Although I blogged about our trip to Savannah while we were there (twice, actually), I wanted to highlight some other photos I’ve just managed to get around to posting – there are some good ones of the little guy in there. As you can see above, Sam LOVES the stairs at my Mom’s place, and wasn’t happy unless he was crawling up and down them. I’ll be on the road in San Francisco for the next few days, but hope to post some images if I find anything to shoot between meetings. Full photo gallery of the Savannah visit is here.
We’re in Savannah to visit Sam’s grandmother, my brother Jerry, and his dog Scarlett. Despite the heat, we paid a visit to the Revolutionary Battlefield and Roundhouse Museum this afternoon. Here is a gallery of photos from our trip to the Roundhouse.
The Savannah Roundhouse is a National Historic Ladmark site, an antebellum (circa 1851) railroad complex complete with a restored turntable where full size locomotives and rail cars could be serviced in the ‘Savannah Shops.’ The location was also the scene of the Siege of Savannah, the 1779 battle where the Americans attempted to retake the city after its capture by the British. Polish nobleman Casimir Pulsaski died fighting on behalf of the Americans, and I recall my father’s participation in various commemorations of his actions on the 200th anniversary of his death in the late 1970s. Dad was born in Poland. The nearby old Savannah Jewish Cemetery was also the scene of some of this fighting, and although closed to the public, I remember going there with my Mom as a kid and being fascinated by the bullet markings in the headstones there.
We went across the street in the heat today to let Sam get up close and personal with his new favorite obsession – TRAINS! The museum itself is great, and Sam enjoyed all the big machinery. The gravel is less-than-stroller-friendly, and the museum shop has a bit too much Thomas the Tank Engine gear; but we had a great time. I think back to my pre-teen years picking blackberries in the rambles that surrounded the then-abandoned Roundhouse Complex, and the time that the Savannah-based Army Rangers had urban warfare exercises here in the late 70s – and I watched from my Dad’s store nearby. We tried to stop in to see what Thrifty looks like these days, but they were closing up for the day – but the old turnstile I played on as a kid is still there!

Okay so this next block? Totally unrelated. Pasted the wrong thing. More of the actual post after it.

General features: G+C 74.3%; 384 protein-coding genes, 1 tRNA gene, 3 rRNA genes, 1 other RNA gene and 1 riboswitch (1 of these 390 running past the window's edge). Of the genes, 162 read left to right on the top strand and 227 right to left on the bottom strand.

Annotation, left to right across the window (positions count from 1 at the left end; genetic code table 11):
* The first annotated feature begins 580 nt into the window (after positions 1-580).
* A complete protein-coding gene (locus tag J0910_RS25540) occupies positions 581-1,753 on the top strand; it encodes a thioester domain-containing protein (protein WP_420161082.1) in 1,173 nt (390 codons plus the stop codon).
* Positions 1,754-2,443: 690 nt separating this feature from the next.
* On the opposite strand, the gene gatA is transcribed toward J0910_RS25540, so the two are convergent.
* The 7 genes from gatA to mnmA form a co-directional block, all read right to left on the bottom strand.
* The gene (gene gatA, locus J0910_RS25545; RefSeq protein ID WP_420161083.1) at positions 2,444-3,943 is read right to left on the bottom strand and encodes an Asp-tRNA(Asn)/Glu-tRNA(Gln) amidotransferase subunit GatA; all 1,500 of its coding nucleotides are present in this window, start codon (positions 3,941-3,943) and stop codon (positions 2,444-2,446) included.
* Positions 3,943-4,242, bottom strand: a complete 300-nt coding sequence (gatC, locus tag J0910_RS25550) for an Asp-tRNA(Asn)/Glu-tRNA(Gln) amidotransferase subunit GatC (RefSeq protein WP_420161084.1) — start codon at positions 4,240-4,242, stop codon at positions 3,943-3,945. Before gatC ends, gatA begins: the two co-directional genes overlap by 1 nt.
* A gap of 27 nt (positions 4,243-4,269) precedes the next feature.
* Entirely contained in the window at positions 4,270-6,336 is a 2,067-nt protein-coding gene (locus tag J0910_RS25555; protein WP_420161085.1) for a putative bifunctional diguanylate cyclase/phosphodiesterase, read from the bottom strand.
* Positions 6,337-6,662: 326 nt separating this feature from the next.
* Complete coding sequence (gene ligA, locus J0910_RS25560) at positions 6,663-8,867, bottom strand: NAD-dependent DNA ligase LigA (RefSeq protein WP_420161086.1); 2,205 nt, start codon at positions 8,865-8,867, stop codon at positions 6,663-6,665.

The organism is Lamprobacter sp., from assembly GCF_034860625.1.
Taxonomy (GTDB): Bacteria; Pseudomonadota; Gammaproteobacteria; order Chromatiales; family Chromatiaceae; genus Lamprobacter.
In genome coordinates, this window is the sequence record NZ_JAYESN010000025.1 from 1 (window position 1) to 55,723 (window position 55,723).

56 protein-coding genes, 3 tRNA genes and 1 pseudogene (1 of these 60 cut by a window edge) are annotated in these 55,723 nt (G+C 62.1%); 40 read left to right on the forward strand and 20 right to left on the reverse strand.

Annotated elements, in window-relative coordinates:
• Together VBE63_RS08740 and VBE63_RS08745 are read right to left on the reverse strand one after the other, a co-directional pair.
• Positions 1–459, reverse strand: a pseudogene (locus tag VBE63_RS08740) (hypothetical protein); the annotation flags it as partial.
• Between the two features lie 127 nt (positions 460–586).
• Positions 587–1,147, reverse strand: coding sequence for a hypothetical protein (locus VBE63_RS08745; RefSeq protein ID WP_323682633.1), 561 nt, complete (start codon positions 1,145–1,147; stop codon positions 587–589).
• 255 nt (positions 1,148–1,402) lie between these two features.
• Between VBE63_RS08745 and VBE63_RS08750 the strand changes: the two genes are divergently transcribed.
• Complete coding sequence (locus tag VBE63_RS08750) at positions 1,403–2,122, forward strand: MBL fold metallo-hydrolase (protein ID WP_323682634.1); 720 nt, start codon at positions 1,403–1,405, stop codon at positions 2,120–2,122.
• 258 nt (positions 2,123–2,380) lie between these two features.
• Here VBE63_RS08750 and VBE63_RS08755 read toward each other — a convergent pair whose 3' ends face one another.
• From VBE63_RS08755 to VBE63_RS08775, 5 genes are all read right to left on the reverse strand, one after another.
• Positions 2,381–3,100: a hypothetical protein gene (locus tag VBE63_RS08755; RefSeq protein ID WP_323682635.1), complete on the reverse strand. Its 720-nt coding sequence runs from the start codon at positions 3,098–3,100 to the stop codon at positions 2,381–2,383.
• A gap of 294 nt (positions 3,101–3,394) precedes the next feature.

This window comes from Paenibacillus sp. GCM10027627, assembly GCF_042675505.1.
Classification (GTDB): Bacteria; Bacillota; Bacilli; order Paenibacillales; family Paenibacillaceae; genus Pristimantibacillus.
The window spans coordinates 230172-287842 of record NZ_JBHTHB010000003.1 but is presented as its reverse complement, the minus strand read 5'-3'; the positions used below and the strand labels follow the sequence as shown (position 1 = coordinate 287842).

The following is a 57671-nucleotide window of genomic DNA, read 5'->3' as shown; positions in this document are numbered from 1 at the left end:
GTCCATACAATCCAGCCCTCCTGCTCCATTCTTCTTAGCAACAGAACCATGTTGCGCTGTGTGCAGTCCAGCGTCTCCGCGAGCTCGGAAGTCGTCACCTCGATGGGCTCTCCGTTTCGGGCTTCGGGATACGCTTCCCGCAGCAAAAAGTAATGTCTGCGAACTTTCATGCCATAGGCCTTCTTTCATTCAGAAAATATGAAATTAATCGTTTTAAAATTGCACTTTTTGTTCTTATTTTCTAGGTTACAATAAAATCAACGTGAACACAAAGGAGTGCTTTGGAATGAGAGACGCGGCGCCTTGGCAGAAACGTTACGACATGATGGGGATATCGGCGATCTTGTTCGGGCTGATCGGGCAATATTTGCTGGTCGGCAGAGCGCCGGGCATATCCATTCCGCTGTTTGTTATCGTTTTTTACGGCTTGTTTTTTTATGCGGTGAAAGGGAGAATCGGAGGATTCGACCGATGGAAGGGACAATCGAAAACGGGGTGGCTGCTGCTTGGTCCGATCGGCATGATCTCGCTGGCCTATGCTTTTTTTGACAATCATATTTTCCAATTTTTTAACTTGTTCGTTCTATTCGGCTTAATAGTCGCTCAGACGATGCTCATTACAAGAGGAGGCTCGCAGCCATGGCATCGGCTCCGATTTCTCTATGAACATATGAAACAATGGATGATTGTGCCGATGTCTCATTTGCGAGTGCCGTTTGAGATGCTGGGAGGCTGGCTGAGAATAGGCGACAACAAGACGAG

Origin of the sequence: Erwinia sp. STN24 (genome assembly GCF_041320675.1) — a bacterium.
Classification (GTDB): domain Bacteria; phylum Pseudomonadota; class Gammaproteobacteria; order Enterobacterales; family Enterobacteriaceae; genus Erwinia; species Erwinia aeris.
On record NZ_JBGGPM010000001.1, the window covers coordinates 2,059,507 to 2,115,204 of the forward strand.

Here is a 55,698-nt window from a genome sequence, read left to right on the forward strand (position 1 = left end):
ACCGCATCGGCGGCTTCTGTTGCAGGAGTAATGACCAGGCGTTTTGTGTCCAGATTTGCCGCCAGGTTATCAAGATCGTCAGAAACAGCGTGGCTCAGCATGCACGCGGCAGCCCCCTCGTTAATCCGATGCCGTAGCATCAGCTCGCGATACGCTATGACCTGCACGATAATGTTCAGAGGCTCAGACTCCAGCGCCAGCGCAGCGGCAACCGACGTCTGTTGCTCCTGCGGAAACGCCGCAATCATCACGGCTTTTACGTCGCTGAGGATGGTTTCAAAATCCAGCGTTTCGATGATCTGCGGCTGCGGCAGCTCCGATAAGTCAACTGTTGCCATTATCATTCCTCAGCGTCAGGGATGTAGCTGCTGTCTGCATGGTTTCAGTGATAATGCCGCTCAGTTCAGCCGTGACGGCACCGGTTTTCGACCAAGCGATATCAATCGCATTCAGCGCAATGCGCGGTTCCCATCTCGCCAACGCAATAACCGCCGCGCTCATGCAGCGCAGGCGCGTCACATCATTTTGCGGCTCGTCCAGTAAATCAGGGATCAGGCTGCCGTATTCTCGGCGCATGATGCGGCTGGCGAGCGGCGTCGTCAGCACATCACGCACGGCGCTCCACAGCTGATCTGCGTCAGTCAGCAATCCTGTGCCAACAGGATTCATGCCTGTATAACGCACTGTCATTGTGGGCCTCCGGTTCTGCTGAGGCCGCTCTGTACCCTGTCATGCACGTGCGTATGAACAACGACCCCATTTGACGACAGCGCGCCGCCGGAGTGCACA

So my old buddies in the new media department of The Savannah Morning News are going all Web 2.0 and relaunching their web presence from a very 1999-era treatment to a clearly forward-looking model incorporating user generated content (blogs, flickr-like photo products etc), a clean (if gradient-heavy) design, and other helpful features like RSS. The beta of the site is available here; the old site is here. Like most newspaper sites today, there is a level of content that requires registration – but taking a page from MySpace and AIMPages, has the added benefit of giving the user a personalized home page where you can post entries, photos, link to other sites, etc. Kudos to the editorial and technical teams for putting this well conceived next-gen newspaper site together. Now if only there were a nice gallery of all my photos I shot during my time there at the then News-Press from 1989-1994, I’d be really happy!